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Vishy Anand beats Vallejo, joins Carlsen in the lead

by Sagar Shah - 24/04/2019

We had four out of five games ending decisively in round four of the Grenke Chess Classic 2019. The biggest win of the day was for Vishy Anand, who beat Spanish GM Francesco Vallejo Pons with the black pieces. This was Vishy's third game with the black pieces in four rounds at the event. To have scored 3.0/4 is quite creditable. Anand essayed the Caro Kann and it seemed as if he would be under severe attack. However, Vallejo didn't play in the most resolute manner and Anand was at his best combining attacking and defensive ideas at the same time. Vincent Keymer lost to Naiditsch, while Aronian got the better of Svidler. MVL's game against Meier was heading to a draw, when MVL found some endgame magic to beat his opponent! Caruana against Carlsen was an exciting Sveshnikov battle that ended in a draw. Detailed round four report.

A look at the ranking list after four rounds and you see Magnus Carlsen and Vishy Anand at the top with 3.0/4

Results of round 4:

Four decisive games out of five is a treat for the viewers

Vallejo Pons vs Anand

Vallejo Pons (right) versus Vishy Anand (left) in round four of the Grenke Chess Classic 2019 | Photo: Georgios Souleidis

Beating a player like Anand is not easy. The reason is that even if you get an excellent attacking position against him, his sense of danger combined with an ability to find the most active defence for himself makes him an irresistible force. Hence, when Paco Vallejo had his chances he should have played more actively. Instead, he was circumspect and that was all that Vishy needed to finish off his opponent. Have a look at how Anand scored the full point.


Vallejo Pons vs Anand

Sometimes it is just nice to see Vishy going for openings other than 1.e4 e5

Vallejo essays the two knights in the Caro Kann and Anand plays the most solid line against it with ...Bg4

We reach some kind of King's Indian Attack structure and Vishy immediately begins with his play on the queenside

Vallejo gets this very pleasant pawn break. Although White is undeveloped, his f-pawn gives him a very pleasant position. Here White can play f5 closing the structure and then continue with g4-g5 and it looks extremely promising.

Give this position to any beginner and he will push his g-pawn without too much thought. It was the best move in the position and White can follow it up with f6 creating quite a bit of play on the kingside. But Vallejo went Nf3 and Vishy continued unperturbed with ...c4!

It was high time to think about a move like Nh2 followed by g5 and Ng4. This would have still given White a good position with attacking chances. Instead Vallejo played Bg5? This move just blocked his own pawns and gave Black the much needed time to further his play on the queenside.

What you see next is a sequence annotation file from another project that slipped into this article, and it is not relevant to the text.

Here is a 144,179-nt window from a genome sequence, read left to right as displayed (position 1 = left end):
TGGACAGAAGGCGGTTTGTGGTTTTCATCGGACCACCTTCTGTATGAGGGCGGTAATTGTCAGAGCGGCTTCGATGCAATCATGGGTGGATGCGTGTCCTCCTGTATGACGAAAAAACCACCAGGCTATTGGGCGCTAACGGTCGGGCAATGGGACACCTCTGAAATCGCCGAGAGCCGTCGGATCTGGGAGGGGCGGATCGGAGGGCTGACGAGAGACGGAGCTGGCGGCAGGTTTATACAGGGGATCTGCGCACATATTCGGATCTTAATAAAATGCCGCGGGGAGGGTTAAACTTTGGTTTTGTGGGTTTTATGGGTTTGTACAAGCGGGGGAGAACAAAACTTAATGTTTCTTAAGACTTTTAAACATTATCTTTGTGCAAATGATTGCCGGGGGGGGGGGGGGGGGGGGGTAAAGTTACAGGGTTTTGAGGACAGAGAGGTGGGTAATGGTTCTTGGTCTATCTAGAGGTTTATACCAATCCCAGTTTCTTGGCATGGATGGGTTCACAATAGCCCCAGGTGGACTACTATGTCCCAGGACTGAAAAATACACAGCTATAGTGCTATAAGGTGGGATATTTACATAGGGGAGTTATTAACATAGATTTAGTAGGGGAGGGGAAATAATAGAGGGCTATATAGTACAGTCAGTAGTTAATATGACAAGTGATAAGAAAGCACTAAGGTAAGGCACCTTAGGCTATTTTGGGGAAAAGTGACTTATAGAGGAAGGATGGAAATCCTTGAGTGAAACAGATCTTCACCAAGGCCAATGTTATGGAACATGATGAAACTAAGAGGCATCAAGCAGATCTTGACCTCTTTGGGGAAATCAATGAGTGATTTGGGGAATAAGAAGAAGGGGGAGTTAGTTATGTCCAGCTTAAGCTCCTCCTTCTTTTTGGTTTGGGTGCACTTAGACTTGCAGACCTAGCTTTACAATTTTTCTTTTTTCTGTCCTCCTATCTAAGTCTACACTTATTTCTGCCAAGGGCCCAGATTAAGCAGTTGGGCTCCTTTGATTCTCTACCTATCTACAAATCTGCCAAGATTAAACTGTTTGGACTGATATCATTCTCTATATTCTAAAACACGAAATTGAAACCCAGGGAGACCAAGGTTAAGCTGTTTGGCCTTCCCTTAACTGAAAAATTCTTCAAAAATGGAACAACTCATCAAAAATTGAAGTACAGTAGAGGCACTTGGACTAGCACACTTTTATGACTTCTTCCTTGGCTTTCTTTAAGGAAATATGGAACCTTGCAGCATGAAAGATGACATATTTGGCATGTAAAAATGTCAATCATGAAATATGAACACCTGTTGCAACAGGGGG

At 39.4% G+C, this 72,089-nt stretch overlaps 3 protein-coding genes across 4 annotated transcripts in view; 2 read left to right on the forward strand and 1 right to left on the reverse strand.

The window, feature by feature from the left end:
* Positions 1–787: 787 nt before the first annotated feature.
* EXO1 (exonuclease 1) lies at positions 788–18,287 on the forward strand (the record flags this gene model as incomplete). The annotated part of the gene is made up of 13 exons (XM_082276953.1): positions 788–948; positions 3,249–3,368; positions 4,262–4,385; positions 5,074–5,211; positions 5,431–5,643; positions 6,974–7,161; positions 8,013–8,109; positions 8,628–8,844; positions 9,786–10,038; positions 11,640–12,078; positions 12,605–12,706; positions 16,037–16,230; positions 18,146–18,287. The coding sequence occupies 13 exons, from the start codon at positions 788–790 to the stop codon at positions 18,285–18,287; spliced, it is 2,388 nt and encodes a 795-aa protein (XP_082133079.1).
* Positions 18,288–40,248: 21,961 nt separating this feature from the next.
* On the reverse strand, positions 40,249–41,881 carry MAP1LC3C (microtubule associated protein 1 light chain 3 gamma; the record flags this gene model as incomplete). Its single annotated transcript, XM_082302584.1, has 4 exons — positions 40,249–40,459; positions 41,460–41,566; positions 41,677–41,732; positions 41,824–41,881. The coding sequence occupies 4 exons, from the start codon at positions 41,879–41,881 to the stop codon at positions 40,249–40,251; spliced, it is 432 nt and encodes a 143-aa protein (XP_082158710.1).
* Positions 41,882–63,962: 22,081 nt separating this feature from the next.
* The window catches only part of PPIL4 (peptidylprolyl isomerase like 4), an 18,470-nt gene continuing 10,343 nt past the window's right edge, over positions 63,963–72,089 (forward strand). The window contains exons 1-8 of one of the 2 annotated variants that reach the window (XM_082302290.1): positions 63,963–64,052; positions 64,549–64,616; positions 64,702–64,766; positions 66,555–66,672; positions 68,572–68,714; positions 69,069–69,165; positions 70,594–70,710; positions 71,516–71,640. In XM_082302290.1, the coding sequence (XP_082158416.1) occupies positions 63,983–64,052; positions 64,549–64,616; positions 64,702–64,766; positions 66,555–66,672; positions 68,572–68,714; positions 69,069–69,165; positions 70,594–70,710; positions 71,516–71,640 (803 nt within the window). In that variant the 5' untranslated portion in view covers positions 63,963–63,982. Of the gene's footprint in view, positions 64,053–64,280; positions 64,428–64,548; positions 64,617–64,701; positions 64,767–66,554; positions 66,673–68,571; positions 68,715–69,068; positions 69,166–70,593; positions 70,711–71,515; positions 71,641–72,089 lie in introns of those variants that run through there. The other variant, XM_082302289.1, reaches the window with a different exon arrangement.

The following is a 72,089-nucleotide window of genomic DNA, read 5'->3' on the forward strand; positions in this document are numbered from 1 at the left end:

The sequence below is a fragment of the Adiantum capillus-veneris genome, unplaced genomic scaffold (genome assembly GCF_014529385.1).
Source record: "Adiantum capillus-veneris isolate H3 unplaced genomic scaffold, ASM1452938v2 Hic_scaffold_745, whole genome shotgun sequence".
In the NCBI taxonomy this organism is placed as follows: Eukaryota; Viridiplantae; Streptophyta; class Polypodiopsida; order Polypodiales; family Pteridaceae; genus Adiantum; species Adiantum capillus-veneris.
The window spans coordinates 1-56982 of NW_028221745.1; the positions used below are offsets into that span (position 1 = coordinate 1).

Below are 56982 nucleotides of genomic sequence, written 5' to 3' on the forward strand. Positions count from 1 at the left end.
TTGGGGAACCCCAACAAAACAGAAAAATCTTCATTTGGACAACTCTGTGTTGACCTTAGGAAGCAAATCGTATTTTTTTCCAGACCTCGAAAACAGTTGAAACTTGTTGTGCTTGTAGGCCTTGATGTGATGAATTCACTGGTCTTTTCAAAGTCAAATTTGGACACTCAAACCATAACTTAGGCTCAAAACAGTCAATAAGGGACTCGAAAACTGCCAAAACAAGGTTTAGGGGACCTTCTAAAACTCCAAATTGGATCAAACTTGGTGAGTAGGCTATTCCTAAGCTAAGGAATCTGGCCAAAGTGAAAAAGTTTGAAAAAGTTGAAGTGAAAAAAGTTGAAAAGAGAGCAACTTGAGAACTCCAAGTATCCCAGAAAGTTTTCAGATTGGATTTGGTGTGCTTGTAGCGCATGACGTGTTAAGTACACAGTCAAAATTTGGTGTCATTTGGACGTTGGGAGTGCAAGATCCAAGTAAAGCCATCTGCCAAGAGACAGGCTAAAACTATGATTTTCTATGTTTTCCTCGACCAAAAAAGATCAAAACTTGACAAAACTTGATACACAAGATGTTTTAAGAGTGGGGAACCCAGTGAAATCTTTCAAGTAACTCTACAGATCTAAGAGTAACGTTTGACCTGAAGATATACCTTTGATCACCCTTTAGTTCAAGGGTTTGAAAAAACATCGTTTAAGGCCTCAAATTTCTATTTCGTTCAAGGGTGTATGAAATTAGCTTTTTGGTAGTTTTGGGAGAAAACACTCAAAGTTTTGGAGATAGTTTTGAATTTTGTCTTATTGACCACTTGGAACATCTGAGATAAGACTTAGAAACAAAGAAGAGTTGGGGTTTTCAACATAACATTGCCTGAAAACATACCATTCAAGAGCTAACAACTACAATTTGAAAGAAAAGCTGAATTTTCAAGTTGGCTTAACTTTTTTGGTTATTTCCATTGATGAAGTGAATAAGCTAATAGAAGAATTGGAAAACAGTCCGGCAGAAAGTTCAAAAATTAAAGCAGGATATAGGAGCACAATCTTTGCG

White has just played his knight to g5. If you were in Vishy's shoes, what would you play here?

Here is a perfect example of how Anand manages to combine his attack and defence in a balanced manner. He saw that if he is not careful White has two ideas. One is to get the queen to h4 via f2 or e1. And the other is to just sacrifice the knight on h7. How do you kill both of the ideas? ...Bf8! The bishop has to be exchanged and after Bxf8 Nxf8 White is just worse. The h7 point is guarded. Hence, we would have no sacrifices on h7 now. Vallejo went for the next plan now to get his queen to h6.

Anand got his knight back to d7 and with Ra6 coming up, he had his eye on the f6 pawn. This made getting the queen to h6 impossible.

Black's kingside looks fortified for now. The only way to breakthrough is by a sacrifice on h5. This is going to take some time to execute. Meanwhile Anand got his play rolling on the queenside.

The queen entered on c2 and White pawns are just too weak

Vallejo goes into desperation mode. He needs to sacrifice something on h5 to breakthrough, but Anand has seen it all. He picks up the knight on d2 and after Bxh5, he picks up the pawn on g5 with his queen! Everything is under control. Vallejo took Bxg6 (double check) Kxg6 Rg2 the queen is pinned...

...but Black simply takes on g2 and followed it up with Rh8. The f6 pawn fell and the Black has a rook and two knights for the queen. A lot of material.

The king is safe on e7 and in a few moves the Spanish GM resigned.

An impressive show by Vishy Anand | Photo:Georgios Souleidis
Interview with Vishy Anand by Aditya Pai

If you too would like to start playing the Caro Kann then we recommend you to go for Vidit Gujrathi's DVDs on the opening. In this two part series Vidit has covered the opening in great depth and will help you navigate the complexities of the opening in a precise manner.

Maxime Vachier Lagrave showed great fighting spirit to beat Georg Meier | Photo:Georgios Souleidis

There was one position in particular that was very impressive.

How often do you see complete zugzwang like this?!

The first encounter between Carlsen and Caruana after their World Championship Match was filled with great excitement. It was the Sveshnikov once again. Finally after Caruana was under some pressure, he sacrificed his knight and reached a theoretically drawn endgame. | Photo:Georgios Souleidis

Naiditsch played the opening in an unsure manner, but once we were in the middlegame, he showed his real attacking skills and won the game in style against Vincent Keymer | Photo:Georgios Souleidis

Going into round four Svilder was leading the tournament with 2.5/3. However, Aronian played a fine game in the Ruy Lopez to hand Peter his first loss of the tournament | Photo:Georgios Souleidis
Recap of round 4 with Jan Gustafsson